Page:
Synopses & Reviews
Celebrating cultural differences as a privilege, Chorus of Mushrooms explores the shifts and collisions of culture through the lives of three generations of women in a Japanese family living in a small town. Author Hiromi Goto demonstrates the clash of cultures through the three women of the novel: a grandmother who refuses to speak English and who hides salted squid in her pockets; a daughter who refuses to speak Japanese and cooks ham with pineapple for special occasions; and a granddaughter who struggles to find a cultural identity somewhere between the two.
Winner of the Commonwealth Writers Prize for Best First Book in the Caribbean and Canada; Co-Winner of the Canada-Japan Book Award; and winner of the Grant MacEwan College Book Award, Chorus of Mushrooms is a novel that can't be missed.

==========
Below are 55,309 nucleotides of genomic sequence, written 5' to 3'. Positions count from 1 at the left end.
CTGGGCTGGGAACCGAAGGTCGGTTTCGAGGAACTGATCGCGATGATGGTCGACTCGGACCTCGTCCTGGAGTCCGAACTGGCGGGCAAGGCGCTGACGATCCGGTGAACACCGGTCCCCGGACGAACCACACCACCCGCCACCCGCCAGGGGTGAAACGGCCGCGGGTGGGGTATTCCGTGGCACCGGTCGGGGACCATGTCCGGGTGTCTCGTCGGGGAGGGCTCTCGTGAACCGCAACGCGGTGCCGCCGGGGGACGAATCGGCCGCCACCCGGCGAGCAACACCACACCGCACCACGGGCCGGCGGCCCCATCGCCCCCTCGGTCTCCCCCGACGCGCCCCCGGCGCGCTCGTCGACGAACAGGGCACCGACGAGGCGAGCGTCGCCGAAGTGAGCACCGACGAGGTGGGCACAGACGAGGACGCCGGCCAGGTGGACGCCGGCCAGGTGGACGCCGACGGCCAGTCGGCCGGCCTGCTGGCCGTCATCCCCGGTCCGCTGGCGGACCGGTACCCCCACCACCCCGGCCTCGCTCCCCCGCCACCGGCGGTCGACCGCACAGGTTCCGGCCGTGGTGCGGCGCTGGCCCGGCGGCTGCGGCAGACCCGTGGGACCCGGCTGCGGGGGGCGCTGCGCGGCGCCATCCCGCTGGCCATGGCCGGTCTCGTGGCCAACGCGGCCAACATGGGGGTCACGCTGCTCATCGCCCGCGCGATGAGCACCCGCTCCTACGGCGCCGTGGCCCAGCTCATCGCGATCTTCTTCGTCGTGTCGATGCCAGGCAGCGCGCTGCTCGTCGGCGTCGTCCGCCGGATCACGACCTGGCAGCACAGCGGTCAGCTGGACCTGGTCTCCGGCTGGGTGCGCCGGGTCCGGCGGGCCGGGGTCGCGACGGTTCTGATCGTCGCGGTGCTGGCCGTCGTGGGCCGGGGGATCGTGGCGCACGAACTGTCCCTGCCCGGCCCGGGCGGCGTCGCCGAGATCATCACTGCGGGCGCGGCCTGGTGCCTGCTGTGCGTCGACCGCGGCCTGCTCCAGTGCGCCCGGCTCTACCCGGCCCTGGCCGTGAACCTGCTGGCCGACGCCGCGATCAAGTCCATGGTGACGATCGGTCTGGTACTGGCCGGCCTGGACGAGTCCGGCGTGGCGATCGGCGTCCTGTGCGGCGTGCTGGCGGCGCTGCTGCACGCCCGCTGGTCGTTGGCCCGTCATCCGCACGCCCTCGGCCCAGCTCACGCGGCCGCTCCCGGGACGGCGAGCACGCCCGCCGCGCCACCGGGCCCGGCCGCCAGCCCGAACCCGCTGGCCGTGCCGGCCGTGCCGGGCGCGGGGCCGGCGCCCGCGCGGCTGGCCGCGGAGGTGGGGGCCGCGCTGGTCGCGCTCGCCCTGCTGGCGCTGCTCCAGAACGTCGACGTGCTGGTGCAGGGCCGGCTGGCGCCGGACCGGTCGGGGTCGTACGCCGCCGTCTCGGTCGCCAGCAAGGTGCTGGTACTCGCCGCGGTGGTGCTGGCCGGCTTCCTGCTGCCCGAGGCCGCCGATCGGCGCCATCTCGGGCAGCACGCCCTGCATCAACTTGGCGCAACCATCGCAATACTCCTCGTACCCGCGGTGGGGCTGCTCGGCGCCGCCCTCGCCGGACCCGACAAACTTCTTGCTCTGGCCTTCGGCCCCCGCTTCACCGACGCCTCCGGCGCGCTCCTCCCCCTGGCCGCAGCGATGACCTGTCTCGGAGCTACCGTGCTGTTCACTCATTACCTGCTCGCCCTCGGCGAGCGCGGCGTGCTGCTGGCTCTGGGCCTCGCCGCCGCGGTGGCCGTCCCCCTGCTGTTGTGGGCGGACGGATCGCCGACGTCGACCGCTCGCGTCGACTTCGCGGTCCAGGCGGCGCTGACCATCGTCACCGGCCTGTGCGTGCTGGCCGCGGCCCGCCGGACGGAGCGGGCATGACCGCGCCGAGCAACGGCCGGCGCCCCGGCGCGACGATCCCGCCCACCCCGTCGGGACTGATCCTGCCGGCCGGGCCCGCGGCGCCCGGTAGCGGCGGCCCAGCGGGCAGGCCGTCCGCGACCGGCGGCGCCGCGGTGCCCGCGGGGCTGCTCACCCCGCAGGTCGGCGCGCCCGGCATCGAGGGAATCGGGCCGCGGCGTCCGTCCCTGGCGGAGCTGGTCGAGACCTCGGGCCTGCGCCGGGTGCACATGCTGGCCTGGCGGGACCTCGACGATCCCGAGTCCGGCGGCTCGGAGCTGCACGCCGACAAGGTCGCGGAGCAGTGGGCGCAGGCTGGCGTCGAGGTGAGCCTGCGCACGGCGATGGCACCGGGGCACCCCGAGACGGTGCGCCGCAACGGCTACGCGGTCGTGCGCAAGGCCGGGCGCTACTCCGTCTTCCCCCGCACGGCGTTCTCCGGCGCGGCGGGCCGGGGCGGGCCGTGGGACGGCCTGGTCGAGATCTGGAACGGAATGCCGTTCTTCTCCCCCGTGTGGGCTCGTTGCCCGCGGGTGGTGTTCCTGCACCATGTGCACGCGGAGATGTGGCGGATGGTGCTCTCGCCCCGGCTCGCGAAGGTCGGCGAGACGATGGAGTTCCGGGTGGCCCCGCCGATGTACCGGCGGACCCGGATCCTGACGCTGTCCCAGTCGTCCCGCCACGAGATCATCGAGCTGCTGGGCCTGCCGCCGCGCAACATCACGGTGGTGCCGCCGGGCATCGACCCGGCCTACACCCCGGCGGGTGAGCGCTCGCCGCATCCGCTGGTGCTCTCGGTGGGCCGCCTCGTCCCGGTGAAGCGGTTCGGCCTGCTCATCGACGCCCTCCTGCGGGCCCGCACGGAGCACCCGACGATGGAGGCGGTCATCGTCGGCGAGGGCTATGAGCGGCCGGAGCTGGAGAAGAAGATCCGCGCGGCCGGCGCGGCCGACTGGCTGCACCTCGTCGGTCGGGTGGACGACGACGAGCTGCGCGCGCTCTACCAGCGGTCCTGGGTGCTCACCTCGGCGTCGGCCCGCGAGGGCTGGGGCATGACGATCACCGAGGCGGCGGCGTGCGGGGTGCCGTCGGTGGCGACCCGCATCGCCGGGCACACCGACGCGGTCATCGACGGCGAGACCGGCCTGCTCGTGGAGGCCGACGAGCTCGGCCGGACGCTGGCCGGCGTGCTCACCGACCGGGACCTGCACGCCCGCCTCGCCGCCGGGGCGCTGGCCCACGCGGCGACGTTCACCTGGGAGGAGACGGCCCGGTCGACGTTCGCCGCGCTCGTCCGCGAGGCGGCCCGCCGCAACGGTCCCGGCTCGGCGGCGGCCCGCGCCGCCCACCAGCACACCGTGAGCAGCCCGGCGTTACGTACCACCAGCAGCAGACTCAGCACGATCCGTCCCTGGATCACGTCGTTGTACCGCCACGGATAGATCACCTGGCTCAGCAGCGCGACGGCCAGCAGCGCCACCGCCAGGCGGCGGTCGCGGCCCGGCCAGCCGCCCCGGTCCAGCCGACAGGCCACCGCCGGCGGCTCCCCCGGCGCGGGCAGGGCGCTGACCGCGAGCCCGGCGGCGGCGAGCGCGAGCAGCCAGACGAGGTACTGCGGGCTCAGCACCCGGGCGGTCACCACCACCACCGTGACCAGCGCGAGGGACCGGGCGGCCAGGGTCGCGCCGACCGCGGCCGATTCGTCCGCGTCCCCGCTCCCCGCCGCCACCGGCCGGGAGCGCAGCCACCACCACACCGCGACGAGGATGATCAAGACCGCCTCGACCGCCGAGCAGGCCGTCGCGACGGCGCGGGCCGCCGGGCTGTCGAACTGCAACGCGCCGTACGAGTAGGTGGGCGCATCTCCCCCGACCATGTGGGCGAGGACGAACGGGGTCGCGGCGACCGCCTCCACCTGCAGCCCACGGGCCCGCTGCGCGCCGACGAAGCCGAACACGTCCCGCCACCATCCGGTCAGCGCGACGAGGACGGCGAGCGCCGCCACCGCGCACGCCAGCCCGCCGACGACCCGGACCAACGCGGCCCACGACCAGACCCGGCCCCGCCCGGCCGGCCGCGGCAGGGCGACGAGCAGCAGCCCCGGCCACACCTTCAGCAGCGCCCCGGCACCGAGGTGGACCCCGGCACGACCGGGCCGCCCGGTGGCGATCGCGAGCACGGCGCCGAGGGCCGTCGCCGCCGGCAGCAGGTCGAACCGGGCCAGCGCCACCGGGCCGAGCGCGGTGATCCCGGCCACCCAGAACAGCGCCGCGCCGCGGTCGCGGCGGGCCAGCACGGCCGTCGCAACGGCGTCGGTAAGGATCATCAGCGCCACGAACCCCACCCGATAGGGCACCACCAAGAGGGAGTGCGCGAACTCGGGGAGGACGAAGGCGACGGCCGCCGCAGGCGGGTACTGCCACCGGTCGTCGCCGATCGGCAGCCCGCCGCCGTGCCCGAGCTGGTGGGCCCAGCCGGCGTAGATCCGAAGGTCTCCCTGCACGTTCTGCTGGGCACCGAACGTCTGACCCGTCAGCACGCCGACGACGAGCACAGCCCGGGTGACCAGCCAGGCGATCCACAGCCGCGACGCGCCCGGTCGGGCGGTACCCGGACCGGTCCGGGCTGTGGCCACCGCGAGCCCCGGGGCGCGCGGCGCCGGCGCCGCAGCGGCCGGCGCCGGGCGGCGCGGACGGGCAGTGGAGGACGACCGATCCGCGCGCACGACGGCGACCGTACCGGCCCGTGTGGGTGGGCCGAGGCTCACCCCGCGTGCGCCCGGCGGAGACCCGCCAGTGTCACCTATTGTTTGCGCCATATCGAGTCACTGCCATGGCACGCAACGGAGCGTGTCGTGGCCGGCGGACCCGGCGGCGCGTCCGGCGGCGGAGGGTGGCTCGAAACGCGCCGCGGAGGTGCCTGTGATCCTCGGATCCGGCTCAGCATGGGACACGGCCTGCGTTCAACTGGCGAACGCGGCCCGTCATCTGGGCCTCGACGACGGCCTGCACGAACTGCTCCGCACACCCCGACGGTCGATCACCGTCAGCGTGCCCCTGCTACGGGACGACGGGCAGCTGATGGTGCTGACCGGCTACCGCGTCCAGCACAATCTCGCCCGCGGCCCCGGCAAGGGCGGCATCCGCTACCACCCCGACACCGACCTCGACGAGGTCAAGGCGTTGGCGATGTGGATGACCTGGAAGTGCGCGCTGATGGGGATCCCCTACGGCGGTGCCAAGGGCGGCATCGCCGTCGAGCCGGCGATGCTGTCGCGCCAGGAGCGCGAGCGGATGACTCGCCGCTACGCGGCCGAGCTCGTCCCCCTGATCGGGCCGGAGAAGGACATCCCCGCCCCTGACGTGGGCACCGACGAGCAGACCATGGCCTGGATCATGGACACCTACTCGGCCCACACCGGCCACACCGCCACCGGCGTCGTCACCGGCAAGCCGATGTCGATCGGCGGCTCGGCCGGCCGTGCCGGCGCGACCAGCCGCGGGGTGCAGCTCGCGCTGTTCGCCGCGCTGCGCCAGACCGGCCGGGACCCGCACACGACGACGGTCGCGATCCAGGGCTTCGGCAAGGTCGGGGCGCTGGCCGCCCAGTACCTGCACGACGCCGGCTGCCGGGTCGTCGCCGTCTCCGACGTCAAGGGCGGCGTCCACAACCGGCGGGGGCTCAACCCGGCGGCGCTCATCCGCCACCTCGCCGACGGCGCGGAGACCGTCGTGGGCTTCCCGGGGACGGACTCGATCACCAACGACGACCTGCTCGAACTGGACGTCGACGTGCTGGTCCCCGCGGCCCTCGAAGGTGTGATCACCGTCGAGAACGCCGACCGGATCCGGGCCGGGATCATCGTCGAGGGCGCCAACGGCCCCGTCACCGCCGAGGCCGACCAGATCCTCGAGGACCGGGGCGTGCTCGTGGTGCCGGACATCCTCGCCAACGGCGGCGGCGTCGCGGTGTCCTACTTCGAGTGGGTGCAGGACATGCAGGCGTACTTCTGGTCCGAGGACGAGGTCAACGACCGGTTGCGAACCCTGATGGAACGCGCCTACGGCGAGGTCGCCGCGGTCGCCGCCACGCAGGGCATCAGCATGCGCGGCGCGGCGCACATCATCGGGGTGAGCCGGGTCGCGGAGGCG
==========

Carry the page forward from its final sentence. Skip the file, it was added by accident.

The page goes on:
Chorus of Mushrooms heralds the debut of a young Japanese Canadian feminist Hiromi Goto Until the publication of Chorus of Mushrooms in 1994 the primary voice heard from Japanese Canadians was that of the people interned during World War II Hiromi Goto examines the immigration experience of the Japanese Canadian beyond war and into present day Alberta Celebrating cultural differences as a privilege Chorus of Mushrooms explores the shifts and collisions of culture through the lives of three generations of women in a Japanese family living in a small prairie town